As anyone who has ever tried can tell you, getting your story in front of an influential writer – whether it’s a traditional journalist working for an established publication or an independent blogger – is no easy task. It’s a lot like having someone try to find you in Times Square on New Year’s Eve.

The reason is any writer who is important to you (i.e. anyone with the influence to move the sales needle by writing about your product or company) typically receives hundreds of e-mails, pitches, press releases, Tweets, etc., from others who also want his/her attention.

Sure, there is a chance that a writer will randomly open your e-mail, see something of interest and write about it – an event public relations professionals call “your lucky day.” But like anything else in the business-to-business realm, leaving it to chance is not the best strategy for a manufacturing company that is looking to amplify its presence among prospects.

While there are never any guarantees – no matter how good a job you do – there are some proven ways to successfully reach the most critical influencers. Here are seven of them.

Get to know the writer’s beat and interests. The simplest way to break through the clutter is to take an interest in the writers who are most important to your company. There are plenty of ways to do that – follow their blogs in your RSS feed (and add comments to them), follow them on Twitter, become a Facebook fan if they have a fan page, and, most importantly, actually read what they write. Use the phone instead of e-mail, arrange a meeting in person (for breakfast, lunch or dinner, if the writers are willing.) In other words, engage with them; become a real person to them instead of just a name on a random e-mail.

Find out what the writers’ hobbies or interests are outside of industrial marketing and match them to yours. There are cases where stories were placed with top-tier journalists simply because the writer and the person pitching the story shared an interest in baseball. The story still had to be relevant to the writer’s audience, of course, but the baseball connection is what broke through the clutter.

Knowing what the writers cover also will prevent you from pitching stories that have no interest to them. It’s always a good idea to mention something the writer has written recently and how it relates to the story you’re pitching. If you can’t do that, it’s probably not appropriate.

Get into the conversation – and give back. Up until a few years ago, writers covering the industrial/manufacturing world would make their pronouncements from the top of Mt. Olympus, and then disseminate them to the masses. As I said in the first secret, today feedback (particularly in the form of comments) is a precious commodity.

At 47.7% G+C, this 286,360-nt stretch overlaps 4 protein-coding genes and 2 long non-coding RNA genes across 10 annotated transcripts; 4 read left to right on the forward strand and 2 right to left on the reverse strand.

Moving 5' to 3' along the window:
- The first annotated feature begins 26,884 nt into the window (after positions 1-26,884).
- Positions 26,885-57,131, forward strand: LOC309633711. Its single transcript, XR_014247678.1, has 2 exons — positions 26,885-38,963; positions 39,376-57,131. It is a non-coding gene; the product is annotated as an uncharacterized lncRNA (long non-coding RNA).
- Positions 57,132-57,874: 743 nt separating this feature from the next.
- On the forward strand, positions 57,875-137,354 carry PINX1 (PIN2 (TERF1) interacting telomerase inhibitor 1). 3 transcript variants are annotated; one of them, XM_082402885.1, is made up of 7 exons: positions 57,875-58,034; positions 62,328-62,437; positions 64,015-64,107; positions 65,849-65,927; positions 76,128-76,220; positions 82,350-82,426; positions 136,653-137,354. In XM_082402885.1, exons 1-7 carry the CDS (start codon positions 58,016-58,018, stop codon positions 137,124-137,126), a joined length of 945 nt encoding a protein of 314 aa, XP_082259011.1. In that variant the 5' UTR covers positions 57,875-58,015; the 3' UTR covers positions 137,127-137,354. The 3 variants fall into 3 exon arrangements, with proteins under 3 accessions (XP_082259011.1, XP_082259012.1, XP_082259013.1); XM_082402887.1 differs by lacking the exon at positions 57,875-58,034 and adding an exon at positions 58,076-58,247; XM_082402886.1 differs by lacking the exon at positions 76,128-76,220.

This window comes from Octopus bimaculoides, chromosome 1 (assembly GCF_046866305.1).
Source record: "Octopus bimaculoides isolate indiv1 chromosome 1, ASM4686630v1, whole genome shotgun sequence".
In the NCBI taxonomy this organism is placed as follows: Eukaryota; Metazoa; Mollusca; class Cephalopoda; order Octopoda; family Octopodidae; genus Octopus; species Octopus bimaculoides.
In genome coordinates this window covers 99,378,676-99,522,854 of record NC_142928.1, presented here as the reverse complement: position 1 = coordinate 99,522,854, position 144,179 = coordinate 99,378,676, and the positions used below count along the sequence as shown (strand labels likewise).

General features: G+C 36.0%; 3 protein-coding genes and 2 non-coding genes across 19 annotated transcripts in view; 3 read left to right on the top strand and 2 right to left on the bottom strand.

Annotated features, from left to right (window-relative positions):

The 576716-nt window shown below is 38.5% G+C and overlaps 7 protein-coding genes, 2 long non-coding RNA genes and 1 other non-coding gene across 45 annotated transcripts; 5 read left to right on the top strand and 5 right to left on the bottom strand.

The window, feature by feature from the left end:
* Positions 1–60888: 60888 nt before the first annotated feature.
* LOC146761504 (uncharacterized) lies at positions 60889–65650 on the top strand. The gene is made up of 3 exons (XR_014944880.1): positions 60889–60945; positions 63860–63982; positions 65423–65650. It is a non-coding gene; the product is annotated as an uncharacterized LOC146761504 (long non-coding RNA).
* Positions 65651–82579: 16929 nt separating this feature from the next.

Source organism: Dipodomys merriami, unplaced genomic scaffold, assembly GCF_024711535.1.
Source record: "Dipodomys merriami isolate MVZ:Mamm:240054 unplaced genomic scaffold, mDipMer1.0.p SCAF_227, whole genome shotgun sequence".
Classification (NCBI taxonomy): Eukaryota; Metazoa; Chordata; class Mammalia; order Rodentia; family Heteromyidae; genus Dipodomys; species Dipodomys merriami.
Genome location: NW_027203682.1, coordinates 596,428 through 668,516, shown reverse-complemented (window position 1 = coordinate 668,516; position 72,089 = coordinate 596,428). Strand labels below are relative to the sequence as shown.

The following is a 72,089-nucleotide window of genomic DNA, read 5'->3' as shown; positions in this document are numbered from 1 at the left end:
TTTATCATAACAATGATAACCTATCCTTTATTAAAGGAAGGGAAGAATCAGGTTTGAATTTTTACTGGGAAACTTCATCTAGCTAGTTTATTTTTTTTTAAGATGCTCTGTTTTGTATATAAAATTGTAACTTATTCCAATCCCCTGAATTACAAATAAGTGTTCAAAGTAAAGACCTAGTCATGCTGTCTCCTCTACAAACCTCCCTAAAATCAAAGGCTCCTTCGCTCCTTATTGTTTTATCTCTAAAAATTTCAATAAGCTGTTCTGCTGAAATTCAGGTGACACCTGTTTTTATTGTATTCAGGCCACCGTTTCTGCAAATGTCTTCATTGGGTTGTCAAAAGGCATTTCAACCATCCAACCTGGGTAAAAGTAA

Industrial writers, especially bloggers, appreciate it when interview subjects or company spokespeople comment on their stories. They want comments. They look for comments. They covet comments.

If you regularly follow a blog or traditional media writer and comment on stories or posts, you establish a rapport that will serve you well. If you read an article that interests you, hit the “Like” button, Digg it, or otherwise share it. Post a link in your Twitter feed, or re-Tweet something the writer posts. Don’t just do it with stories you’re involved in; do it with those to which you have a less direct connection. It shows you’re paying attention and value the writer’s work. It also may help that writer reach an incentive or other goals, which is good for all.

Offer extras. Everyone offers their experts to be interviewed as part of a story. But even traditional media outlets are striving to provide more of an online presence for their stories. 

When the interview is finished, offer to provide photos, video/audio (if you have it) or other graphics such as statistic-based charts. If there’s a YouTube video that helps illustrate the story, point them to that. The less work they have to do to find viral elements to accompany the story, the better. And the higher you are on the list when the next story rolls around.

Know the writer’s audience. Does the writer write for CFOs, general managers, engineers, line of business managers, business leaders, etc.? If your story isn’t right for the audience, you’re wasting the writer’s time. Worse is when you succeed in getting the story written anyway – and the audience turns on the writer. Again, that wins you no points with the writer for the future.